The Practical Blog › Single Post
Dennis Carney’s conservation ethic stems from observing too much soil erosion and soil movement into streams and rivers. He’s a fifth generation grain farmer between Marble Rock and Greene in north-central Iowa. Most will deny that soil erosion is of any concern on such a flat landscape teeming with rich, black soils. But Dennis outright disagrees with this line of thought. “Wind erosion does happen!” Dennis exclaimed to attendees of his field day on Sept. 6 as he shared the practices he uses on his farm to conserve soil. Since coming back to the farm in the early 1980s after attending Iowa State University, Dennis has strategically incorporated no-till, cover crops and the Conservation Reserve Program (CRP) as routine practice.
The road to no-till
Dennis kicked off the day by explaining how his conservation ethic evolved since taking courses on soils at ISU. He cited a quote by Hugh Hammond Bennett that has stuck with him for years: “Americans have been the greatest destroyers of land of any race or people, barbaric or civilized.” Bennett, of course, is famous for the creation of the Soil Conservation Service after addressing Congress in 1935 as a dust cloud moved in from the Great Plains and Midwest that shrouded Washington, D.C. The SCS is now the Natural Resource Conservation Service.
Adopting reduced tillage practices was the first step in the process for Dennis. “I don’t really like riding in a tractor,” Dennis says about one of the reasons he is drawn to no-till. He admitted, though, that the thoughts and opinions of his father and grandfather were initial obstacles to overcome. Their first foray into no-till began by planting corn into undisturbed soybean stubble. “It wasn’t that difficult!” Dennis says.
No-till leaves a lot of crop residue on the soil surface and that provides some protection for the soil against wind and water. But that residue is not enough protection, Dennis says. After farming for 35 years, Dennis began learning about cover crops from fellow farmers and from members and staff of Practical Farmers of Iowa. It was the scientifically verified improvement in soil erosion prevention as well as water quality improvement that led to Dennis adopting cover crops on the farm.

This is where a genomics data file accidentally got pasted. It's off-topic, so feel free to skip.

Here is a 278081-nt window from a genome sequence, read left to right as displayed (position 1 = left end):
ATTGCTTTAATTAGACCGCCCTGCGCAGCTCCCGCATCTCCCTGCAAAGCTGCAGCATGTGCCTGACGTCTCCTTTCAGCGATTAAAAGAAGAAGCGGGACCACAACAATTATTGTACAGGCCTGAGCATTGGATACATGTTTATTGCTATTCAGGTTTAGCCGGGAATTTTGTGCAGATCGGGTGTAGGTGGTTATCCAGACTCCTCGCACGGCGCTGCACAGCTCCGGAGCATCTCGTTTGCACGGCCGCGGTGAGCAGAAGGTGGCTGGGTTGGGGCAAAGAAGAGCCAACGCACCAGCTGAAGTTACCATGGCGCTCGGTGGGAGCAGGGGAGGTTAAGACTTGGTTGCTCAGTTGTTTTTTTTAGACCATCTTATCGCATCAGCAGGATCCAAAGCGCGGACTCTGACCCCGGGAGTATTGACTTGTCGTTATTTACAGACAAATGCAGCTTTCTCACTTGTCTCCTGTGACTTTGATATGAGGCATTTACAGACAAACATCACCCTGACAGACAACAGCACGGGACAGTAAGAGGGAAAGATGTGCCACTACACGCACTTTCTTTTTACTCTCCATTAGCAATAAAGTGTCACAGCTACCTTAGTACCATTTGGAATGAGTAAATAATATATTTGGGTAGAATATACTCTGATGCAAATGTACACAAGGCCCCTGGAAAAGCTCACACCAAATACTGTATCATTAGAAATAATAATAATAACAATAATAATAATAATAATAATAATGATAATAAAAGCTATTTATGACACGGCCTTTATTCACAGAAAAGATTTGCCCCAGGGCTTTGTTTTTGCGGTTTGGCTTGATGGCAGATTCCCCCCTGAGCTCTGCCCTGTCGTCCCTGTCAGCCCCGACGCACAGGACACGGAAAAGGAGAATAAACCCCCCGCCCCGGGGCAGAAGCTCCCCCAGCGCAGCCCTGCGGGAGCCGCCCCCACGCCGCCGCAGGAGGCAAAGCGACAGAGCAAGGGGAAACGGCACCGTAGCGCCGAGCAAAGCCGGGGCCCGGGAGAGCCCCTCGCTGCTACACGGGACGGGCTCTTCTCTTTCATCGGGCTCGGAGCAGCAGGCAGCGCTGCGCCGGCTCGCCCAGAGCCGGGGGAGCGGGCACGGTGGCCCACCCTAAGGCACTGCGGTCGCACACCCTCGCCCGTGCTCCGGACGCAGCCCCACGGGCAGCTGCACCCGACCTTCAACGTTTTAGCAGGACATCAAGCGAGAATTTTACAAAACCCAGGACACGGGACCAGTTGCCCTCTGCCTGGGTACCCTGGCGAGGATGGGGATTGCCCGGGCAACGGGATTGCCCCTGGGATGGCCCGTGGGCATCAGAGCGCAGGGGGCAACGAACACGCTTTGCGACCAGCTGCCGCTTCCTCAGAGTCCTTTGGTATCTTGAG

Addition of cover crops
For the past 5 years, Dennis has routinely flown a cereal rye + rapeseed cover crop into standing corn (preceding a soybean crop) and an oat cover crop into standing soybeans (preceding a corn crop) with the help of Sponheim Ag Services. “Seeding date using aerial application is important,” says Dean Sponheim. “The cover crop seedlings need light coming through the cash crop canopy as they develop.”
Dennis is moving towards seeding a cereal rye cover crop on all acres going to soybeans or corn as his experience has grown. Because cereal rye consistently overwinters, Dennis likes how the cover crop takes off growing in the early spring protecting the soil. Come cash crop planting time, Dennis is in no rush to seed corn or soybeans in April. Instead, he’s typically waiting until May. “The corn I plant in the first week of May comes out of the ground fast and generally catches up to the corn my neighbors plant in April,” Dennis says. He’s also impressed by how well soybeans emerge through a thick stand of a cereal rye cover crop. Dennis seeds soybeans the day before terminating the cover crop which results in a lot of residue to plant through. “It works surprisingly well,” Dennis says. “Soybeans are amazingly tough coming through all that residue.” He’s also seen improvements in weed control in soybeans thanks to the cover crop. PFI farmers have previously documented this in on-farm research trials as part of the Cooperators’ Program.
The improvements in soil structure, water infiltration, erosion protection and weed control now has Dennis asking others “How much money are you losing by not doing no-till and cover crops?”
Dennis has also been one of a few farmers working with ISU Extension Entomologist Erin Hodgson on a project investigating soybean host-plant resistance to aphids. Dr. Hodgson explained that for the past several years, plant breeders at ISU and other universities in the Midwest have been using traditional breeding techniques to develop soybean varieties that are resistant to aphids. In trials, these resistant varieties show no yield drag compared to their susceptible counterparts. They are seeing far less aphids on resistant plants than they are on susceptible plants. Dr. Hodgson explained that aphids are far less successful in persisting and reproducing on resistant plants owing to a change in aphid body chemistry resulting from feeding on the resistant soybeans.
Dr. Hodgson says the resistant varieties are available through Albert Lea Seed House, Blue River Hybrids and the ISU Research Foundation; that they do not cost more than susceptible varieties; and that they’re a good choice for non-GMO and organic growers as no varieties with transgenic herbicide tolerance are yet available.